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  • Sara Thompson

Dinosaurs in the Desert

By Sara Thompson

Special to the Enterprise

The Gobi Desert is a hot, rocky, and unforgiving landscape, but it was not always that way. During the Cretaceous period it was likely covered by forests, streams, and lakes. It is unclear if the landscape was seasonal or not, as evidence of sand dunes is also found in the area, contributing to the well-preserved fossils in the region. Fossils found in the region include turtles, lizards, small mammals, and even dinosaurs.

One of the most famous discoveries from the Gobi Desert is dinosaur eggs. Lead by explorer Roy Chapman Andrews, the expedition found the first scientifically recognized dinosaur eggs in 1923. Although, other eggs had been documented prior to this in other places in the world, the ones in 1923 were the first to be recognized as from dinosaurs.

One of the dinosaur species found in the Gobi Desert is Protoceratops. Also discovered in the 1923 Andrews expedition, Protoceratops is a small ceratopsian dinosaur, it is best known for having a proportionally large head, including a bony frill and a parrot-like beak. This herbivorous dinosaur walked on all four legs and was only between 6-8 feet long.

Another abundantly found dinosaur from the region is Velociraptor. First described from a complete skull and single toe claw, this dinosaur has become one of the most well known in popular culture. Unlike those portrayed in the media, Velociraptor was actually much smaller. Not much longer than 7 feet, it also stood less than 2 feet high. Assemblages and trackways indicate this predator may have lived in small groups, hunting in packs to take down larger prey.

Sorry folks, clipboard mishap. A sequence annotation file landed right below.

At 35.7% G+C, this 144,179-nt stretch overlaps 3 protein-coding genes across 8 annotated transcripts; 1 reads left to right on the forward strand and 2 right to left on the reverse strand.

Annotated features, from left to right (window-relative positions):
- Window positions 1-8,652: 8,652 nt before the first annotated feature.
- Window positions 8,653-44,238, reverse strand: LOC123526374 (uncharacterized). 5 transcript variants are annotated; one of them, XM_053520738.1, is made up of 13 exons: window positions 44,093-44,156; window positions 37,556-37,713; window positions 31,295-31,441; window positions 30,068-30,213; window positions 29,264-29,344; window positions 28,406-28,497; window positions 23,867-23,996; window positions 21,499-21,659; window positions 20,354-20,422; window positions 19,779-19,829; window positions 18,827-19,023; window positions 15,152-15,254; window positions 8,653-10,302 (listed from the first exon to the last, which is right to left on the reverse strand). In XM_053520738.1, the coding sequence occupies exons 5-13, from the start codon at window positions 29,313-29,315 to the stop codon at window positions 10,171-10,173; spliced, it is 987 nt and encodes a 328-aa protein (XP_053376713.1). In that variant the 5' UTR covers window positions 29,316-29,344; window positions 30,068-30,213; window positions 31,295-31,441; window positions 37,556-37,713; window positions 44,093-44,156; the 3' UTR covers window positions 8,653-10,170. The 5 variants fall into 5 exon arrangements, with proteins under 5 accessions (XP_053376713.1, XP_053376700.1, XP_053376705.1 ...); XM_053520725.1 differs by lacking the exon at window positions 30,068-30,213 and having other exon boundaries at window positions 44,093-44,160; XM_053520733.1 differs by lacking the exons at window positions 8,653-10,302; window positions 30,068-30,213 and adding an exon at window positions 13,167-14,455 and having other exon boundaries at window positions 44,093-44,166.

Oviraptor, once thought to be an egg thief as its name suggests, is actually a dedicated parent. The eggs found in 1923 by Andrew’s expedition belonged to Oviraptor, but it wasn’t until 1990 that they would be associated together when an adult was found sitting atop a clutch of eggs. The position of the animal, with its forelimbs positioned back and out, would completely cover a clutch of eggs by the feathers now accepted as part of these animals.

Learn more about dinosaurs, their eggs, and those that study them at our exhibit “Explorit Rocks!” open to the public on Fridays from 1-4pm, Saturdays and Sundays from 10am-2pm. Admission is $5 per person. Explorit Members, ASTC, and those age 2 and under free.

*Photo credit American Museum of Natural History

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